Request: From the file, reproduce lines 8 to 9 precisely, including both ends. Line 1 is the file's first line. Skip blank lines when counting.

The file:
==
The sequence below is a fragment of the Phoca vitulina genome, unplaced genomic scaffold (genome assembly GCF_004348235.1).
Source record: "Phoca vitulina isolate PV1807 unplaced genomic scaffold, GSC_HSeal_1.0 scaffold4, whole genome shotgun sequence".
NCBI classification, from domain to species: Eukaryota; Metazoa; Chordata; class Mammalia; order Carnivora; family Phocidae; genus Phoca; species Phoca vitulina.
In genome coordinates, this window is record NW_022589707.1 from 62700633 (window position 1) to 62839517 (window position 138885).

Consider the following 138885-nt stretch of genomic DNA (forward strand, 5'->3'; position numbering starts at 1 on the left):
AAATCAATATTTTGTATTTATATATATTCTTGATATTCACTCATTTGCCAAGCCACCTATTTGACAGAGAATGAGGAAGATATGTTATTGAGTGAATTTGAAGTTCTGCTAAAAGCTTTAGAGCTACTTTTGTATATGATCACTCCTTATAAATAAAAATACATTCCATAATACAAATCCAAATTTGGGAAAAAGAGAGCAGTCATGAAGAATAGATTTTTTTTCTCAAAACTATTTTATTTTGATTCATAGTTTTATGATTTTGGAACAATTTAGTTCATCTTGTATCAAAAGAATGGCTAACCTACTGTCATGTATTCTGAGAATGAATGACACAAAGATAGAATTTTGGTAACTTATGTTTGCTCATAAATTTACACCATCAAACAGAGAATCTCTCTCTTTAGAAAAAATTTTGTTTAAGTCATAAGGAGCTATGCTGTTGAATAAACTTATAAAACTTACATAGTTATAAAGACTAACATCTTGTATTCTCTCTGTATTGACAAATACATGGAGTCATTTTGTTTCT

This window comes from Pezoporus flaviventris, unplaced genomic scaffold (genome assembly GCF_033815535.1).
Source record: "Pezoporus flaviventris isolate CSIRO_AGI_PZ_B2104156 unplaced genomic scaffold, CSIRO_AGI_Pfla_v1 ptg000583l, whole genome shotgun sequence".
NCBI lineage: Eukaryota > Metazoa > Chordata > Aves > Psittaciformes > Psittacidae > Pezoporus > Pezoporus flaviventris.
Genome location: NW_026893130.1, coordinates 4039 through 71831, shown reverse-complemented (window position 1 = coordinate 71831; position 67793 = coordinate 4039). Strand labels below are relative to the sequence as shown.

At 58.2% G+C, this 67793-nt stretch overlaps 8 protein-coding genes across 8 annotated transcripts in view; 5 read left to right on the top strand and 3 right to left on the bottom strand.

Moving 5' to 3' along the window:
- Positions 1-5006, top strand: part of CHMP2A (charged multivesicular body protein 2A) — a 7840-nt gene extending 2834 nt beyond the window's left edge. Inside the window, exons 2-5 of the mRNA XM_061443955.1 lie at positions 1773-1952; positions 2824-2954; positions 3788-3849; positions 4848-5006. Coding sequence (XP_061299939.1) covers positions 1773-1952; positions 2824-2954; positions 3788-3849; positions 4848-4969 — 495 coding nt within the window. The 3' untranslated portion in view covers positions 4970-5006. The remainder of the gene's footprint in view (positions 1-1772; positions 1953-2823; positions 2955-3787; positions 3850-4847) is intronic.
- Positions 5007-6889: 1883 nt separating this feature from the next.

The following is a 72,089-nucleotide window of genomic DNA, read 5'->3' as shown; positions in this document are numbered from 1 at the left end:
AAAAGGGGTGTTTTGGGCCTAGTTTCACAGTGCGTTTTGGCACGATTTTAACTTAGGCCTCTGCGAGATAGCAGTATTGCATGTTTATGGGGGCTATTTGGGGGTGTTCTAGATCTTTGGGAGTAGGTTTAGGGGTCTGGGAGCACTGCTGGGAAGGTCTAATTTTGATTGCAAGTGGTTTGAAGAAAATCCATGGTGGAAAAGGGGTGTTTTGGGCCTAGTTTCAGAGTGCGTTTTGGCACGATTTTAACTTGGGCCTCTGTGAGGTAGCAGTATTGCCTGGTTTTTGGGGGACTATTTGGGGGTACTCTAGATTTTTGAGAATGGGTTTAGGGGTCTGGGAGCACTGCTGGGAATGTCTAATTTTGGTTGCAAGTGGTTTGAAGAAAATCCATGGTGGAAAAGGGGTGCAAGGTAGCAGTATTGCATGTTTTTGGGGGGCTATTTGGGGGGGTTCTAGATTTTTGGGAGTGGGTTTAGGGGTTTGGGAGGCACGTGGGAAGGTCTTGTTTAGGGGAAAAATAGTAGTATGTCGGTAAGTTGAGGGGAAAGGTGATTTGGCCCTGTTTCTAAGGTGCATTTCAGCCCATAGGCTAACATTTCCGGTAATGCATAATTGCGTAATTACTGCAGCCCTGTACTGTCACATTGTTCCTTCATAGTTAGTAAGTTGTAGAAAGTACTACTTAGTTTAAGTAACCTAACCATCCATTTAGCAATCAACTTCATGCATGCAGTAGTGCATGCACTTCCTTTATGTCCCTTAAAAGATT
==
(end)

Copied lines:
Source record: "Pezoporus flaviventris isolate CSIRO_AGI_PZ_B2104156 unplaced genomic scaffold, CSIRO_AGI_Pfla_v1 ptg000583l, whole genome shotgun sequence".
NCBI lineage: Eukaryota > Metazoa > Chordata > Aves > Psittaciformes > Psittacidae > Pezoporus > Pezoporus flaviventris.